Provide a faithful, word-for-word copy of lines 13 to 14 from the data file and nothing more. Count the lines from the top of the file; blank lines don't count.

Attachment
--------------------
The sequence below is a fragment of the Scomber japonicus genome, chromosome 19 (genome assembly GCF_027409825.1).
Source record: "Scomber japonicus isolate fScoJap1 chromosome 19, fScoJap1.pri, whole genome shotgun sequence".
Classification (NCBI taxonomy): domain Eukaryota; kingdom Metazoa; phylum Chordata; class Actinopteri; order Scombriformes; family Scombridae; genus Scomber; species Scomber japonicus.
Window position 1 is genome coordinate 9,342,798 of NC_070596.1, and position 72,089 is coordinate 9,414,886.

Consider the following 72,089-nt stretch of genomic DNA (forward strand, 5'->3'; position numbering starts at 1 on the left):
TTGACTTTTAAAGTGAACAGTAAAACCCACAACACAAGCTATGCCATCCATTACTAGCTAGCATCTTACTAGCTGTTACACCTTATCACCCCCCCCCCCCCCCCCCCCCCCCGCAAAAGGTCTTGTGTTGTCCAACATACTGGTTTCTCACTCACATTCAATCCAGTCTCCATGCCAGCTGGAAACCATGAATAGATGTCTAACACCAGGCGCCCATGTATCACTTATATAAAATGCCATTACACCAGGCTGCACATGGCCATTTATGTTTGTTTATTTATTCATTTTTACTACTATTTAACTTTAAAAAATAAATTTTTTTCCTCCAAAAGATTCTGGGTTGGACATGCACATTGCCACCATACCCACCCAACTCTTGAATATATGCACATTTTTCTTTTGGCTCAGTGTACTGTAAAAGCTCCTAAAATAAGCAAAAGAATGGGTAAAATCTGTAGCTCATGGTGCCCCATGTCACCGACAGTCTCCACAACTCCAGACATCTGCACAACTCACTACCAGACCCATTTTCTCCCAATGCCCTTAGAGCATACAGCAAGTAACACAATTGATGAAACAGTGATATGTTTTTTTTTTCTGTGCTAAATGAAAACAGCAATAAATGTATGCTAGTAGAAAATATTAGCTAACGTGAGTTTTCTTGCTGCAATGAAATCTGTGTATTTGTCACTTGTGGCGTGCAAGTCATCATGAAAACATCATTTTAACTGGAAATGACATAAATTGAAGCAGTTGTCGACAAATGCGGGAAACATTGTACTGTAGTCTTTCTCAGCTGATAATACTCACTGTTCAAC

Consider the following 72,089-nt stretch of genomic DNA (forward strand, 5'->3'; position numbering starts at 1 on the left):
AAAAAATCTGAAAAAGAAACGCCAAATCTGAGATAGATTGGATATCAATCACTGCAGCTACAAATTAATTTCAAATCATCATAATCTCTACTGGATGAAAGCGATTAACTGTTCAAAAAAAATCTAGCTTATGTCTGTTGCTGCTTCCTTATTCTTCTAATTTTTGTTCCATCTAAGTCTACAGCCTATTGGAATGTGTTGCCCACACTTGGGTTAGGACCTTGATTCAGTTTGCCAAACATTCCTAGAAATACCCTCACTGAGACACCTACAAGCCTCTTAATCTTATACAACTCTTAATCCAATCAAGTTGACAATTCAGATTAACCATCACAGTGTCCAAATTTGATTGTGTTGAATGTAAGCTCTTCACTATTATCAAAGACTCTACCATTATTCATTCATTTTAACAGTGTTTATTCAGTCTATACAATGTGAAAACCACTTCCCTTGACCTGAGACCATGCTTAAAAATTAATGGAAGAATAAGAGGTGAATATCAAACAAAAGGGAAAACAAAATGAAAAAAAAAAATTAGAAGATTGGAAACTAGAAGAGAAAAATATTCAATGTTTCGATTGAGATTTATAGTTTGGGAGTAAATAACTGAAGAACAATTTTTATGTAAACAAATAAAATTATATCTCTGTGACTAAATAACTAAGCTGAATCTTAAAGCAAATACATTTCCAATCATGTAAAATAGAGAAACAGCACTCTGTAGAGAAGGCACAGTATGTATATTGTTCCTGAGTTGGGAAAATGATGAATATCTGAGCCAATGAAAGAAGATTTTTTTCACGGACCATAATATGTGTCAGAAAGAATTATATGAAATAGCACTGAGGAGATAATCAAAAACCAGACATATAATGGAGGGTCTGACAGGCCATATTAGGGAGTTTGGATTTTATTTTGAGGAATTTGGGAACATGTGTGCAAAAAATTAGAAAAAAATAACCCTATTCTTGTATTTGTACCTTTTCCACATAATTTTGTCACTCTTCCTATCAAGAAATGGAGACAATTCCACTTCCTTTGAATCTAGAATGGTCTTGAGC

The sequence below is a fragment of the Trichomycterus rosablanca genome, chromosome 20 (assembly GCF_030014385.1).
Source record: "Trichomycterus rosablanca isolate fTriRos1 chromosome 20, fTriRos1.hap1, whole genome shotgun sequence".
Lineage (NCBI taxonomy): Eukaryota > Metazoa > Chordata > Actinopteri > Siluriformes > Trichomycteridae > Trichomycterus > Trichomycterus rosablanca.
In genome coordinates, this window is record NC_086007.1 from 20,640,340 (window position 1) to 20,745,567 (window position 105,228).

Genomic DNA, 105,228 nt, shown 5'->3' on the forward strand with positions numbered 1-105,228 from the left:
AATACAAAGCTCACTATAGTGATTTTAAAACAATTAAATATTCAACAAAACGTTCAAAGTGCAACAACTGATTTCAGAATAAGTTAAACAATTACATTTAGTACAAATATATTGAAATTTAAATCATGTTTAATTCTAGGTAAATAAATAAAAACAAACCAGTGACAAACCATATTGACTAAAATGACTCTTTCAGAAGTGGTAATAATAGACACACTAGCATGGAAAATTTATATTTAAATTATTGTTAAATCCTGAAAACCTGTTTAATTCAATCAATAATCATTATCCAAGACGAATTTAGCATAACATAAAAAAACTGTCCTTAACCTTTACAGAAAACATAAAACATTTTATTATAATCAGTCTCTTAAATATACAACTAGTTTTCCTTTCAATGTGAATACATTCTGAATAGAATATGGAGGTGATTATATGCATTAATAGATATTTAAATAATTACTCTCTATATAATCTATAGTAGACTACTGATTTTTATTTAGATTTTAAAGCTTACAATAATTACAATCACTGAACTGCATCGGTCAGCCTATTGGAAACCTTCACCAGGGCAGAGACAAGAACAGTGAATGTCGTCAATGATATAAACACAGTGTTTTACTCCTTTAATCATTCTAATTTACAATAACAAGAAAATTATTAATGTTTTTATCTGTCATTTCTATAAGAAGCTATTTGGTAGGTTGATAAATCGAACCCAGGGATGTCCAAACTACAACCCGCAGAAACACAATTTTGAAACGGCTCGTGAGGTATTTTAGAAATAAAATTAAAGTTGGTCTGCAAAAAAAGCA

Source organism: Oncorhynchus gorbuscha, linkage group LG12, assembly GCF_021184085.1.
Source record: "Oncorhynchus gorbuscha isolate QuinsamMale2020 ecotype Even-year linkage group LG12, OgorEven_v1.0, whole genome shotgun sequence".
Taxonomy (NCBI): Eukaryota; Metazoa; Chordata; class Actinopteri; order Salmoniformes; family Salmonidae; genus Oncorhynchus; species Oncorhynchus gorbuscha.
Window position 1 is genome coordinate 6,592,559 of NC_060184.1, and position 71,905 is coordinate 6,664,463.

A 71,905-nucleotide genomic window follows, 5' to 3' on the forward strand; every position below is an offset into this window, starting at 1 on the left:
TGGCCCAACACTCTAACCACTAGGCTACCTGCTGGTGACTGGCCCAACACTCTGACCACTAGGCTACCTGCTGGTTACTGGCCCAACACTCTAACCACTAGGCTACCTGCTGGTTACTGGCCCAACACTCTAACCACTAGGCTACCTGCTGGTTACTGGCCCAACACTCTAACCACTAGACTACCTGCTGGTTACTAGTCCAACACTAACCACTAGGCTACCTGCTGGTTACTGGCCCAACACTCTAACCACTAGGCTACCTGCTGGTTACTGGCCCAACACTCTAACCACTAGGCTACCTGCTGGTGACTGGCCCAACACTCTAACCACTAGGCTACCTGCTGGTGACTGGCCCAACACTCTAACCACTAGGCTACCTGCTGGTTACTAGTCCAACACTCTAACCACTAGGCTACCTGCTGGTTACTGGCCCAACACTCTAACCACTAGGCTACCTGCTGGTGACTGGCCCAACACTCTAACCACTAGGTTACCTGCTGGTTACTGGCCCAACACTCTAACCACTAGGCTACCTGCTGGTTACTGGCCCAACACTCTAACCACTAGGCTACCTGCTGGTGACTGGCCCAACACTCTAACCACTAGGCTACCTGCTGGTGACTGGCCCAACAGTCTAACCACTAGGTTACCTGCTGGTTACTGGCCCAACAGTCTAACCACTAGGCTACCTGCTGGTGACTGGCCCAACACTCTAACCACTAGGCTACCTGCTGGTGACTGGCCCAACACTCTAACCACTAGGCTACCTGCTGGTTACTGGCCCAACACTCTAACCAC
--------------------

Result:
Genomic DNA, 105,228 nt, shown 5'->3' on the forward strand with positions numbered 1-105,228 from the left:
AATACAAAGCTCACTATAGTGATTTTAAAACAATTAAATATTCAACAAAACGTTCAAAGTGCAACAACTGATTTCAGAATAAGTTAAACAATTACATTTAGTACAAATATATTGAAATTTAAATCATGTTTAATTCTAGGTAAATAAATAAAAACAAACCAGTGACAAACCATATTGACTAAAATGACTCTTTCAGAAGTGGTAATAATAGACACACTAGCATGGAAAATTTATATTTAAATTATTGTTAAATCCTGAAAACCTGTTTAATTCAATCAATAATCATTATCCAAGACGAATTTAGCATAACATAAAAAAACTGTCCTTAACCTTTACAGAAAACATAAAACATTTTATTATAATCAGTCTCTTAAATATACAACTAGTTTTCCTTTCAATGTGAATACATTCTGAATAGAATATGGAGGTGATTATATGCATTAATAGATATTTAAATAATTACTCTCTATATAATCTATAGTAGACTACTGATTTTTATTTAGATTTTAAAGCTTACAATAATTACAATCACTGAACTGCATCGGTCAGCCTATTGGAAACCTTCACCAGGGCAGAGACAAGAACAGTGAATGTCGTCAATGATATAAACACAGTGTTTTACTCCTTTAATCATTCTAATTTACAATAACAAGAAAATTATTAATGTTTTTATCTGTCATTTCTATAAGAAGCTATTTGGTAGGTTGATAAATCGAACCCAGGGATGTCCAAACTACAACCCGCAGAAACACAATTTTGAAACGGCTCGTGAGGTATTTTAGAAATAAAATTAAAGTTGGTCTGCAAAAAAAGCA